It was then time for a bit of culture and history, something we have been missing for the last few weeks as we have mostly been at the sea. We made our way to Silves, a Moorish hill top town an impressive clay coloured castle that dominates the skyline. There is a massive parking area and a huge motorhome community, we counted over 65 vans camped next to the river. We explored the deserted cobble streets by moonlight and only encountered an occasional doggie, of which there seem to be many in Portugal. Silves in the brilliant sunshine was another kettle of fish, the castle and cathedral were our first stops. The castle is laid out with a Moorish garden and you enjoy wonderful views of the town from the ramparts. The cistern is supposedly haunted by a Moorish maiden but all we heard were some brilliant acoustics that David was hugely excited by and he even threatened to come back and sample the sound patterns.
The monthly market was in full swing and we managed to purchase a new grill for fish for our bbq and peruse the local tat. We also caught a virtuoso performance of doughut frying by one of the local vendors and enjoyed a delicious ‘fratera’, a long, thin, crinkle shaped doughut dusted in cinnamon sugar.
We were feeling rather weary after our overly exuberant new year celebrations in Benalmadena and after a night of recuperation we drove southwards in search of sunnier climes. We decided to return to one of our favourite Spanish campsites, near to the Cabo de Trafalgar (where Nelson fought the Spaniards).
The area is famous in Spain for its pine trees. They were planted by Franco to stop the endless march of sand inland. The trees still produce pine kernels and in January provide a home to an apparently very poisonous caterpillar. We were told by other campers that said caterpillar was both attractive and fatal to dogs. Luckily we only saw a couple of dead specimens and Odie was not at all interested in them, so they can’t be such a delicious doggie delicacy.
There are some fantastic cycling routes which thread though the natural pine park. We were looking forward to using our bikes to discover more of the area. Unfortunately our ambitious plans were rudely interrupted by some enterprising bicycle thieves who nicked our bikes in the middle of the night. They kindly left our bike cover, which means we don’t have to replace it for a third time! After discovering our loss, I had to make a trip to Barbate police station to report it and during this tedious exercise found out that the campsite had been targeted the previous month and that eight other bikes had been nicked in one night not long before we arrived! Pity no one had mentioned this fact when we turned up or we would have locked them to our van instead of to a tree!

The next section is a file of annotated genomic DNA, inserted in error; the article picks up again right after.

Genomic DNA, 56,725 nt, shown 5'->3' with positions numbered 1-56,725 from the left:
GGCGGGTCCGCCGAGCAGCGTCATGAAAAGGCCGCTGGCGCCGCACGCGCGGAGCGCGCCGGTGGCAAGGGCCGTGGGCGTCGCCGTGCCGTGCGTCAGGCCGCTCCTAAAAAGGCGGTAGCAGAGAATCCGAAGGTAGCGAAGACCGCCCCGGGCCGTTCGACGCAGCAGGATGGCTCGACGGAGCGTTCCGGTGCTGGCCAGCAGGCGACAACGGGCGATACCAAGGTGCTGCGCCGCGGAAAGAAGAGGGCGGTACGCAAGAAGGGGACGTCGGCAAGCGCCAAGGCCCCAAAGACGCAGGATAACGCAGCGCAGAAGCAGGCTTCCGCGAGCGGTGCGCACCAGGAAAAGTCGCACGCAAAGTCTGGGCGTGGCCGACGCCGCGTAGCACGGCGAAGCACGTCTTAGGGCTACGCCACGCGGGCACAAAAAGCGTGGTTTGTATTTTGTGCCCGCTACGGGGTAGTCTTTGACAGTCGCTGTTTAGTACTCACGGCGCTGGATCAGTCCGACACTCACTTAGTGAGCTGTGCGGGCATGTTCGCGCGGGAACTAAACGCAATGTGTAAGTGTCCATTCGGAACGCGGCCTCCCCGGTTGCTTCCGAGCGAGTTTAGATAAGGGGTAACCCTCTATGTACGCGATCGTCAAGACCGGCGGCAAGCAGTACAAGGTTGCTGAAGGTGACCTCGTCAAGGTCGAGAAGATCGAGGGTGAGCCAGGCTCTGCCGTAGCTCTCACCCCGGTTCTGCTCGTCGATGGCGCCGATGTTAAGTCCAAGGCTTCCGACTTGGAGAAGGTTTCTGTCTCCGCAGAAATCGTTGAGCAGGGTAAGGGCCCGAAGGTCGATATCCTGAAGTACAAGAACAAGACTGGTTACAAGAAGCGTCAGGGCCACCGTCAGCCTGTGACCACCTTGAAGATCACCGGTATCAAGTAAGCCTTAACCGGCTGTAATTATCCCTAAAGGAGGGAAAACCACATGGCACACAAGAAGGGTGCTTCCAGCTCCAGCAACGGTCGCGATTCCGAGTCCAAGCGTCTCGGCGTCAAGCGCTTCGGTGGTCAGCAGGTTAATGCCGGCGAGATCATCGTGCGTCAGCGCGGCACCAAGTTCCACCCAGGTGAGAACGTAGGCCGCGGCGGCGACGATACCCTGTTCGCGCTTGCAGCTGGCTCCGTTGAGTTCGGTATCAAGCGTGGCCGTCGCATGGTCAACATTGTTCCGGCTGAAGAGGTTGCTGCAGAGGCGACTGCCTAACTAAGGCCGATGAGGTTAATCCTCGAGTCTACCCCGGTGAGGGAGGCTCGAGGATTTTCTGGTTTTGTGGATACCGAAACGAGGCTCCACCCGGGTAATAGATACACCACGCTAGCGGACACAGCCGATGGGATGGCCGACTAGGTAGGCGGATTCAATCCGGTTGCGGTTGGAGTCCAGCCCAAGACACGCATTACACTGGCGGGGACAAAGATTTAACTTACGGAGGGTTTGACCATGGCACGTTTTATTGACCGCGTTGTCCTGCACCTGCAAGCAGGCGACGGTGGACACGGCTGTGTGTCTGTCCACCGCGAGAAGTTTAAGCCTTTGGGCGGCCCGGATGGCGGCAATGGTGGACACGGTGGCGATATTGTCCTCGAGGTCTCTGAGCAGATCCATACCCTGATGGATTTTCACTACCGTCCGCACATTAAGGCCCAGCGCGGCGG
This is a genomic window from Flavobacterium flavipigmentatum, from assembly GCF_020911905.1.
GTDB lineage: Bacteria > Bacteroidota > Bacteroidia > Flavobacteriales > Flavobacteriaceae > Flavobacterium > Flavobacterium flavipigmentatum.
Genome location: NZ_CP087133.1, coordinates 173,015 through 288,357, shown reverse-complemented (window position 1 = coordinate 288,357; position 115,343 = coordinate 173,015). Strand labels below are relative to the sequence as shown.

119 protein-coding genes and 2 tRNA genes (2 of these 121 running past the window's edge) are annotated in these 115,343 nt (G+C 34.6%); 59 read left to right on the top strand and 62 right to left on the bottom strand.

We did not let our loss detract from our stay in the lush Costa de Luz, there were plenty of walks to the beach, lighthouse and along the surrounding hills. We were blessed with sunshine for most of the month and this meant David could work outside, although he had to defend his laptop from the sunshine and his legs from mosquitoes!
We squeezed in a visit to Cadiz, Europe’s oldest city, with narrow streets, exotic plants and hardly any parking spaces. We replaced our bikes with some cheap mountain bikes from Decathalon, and David purchased a mound of new clothes to replace his crusty look with a smart sporty style.
The campsite was a very sociable place, which was a major draw for us to stay for a month. We participated in 2 quiz nights (one sober; one with a very random combination of drinks) and played bingo for the very first time (besht played when tipshy!)
We met Padget, a bearded collie, and his owners, Bill and Jane, who are on a traveling adventure like us. It was fantastic to have some mates about again. We went for long lunches, played some hectic tennis and table tennis, went for long walks and drank quite a few beers together. If you want to check out their blog go to: http://www.getjealous.com/Billandjayne
We also met another couple, Paul and Tracey, and all 6 of us played an interesting match of TT which involved running around the table and trying to hit one ball each before stepping out of play. It made me feel rather dizzy and David was complaining of stiff obliques the next day. This was soon followed by a boozy curry night before we hit the road once again! Months of social deprivation were made up in just a few weeks. Keep in touch guys!
We stuck to the coast and reached Sete, a rather seedy looking fishing town with lots of permanent caravans slowly rusting in public car parks. We spent an hour in the local bricolage (DIY shop) trying to sort out some accessories for our new solar panel. When I returned to the van I discovered that our bike cover had been removed and the clips on my bike detached. Clearly someone was checking to see how easily our bikes could be stolen. Luckily our strong locks thwarted the would-be thief.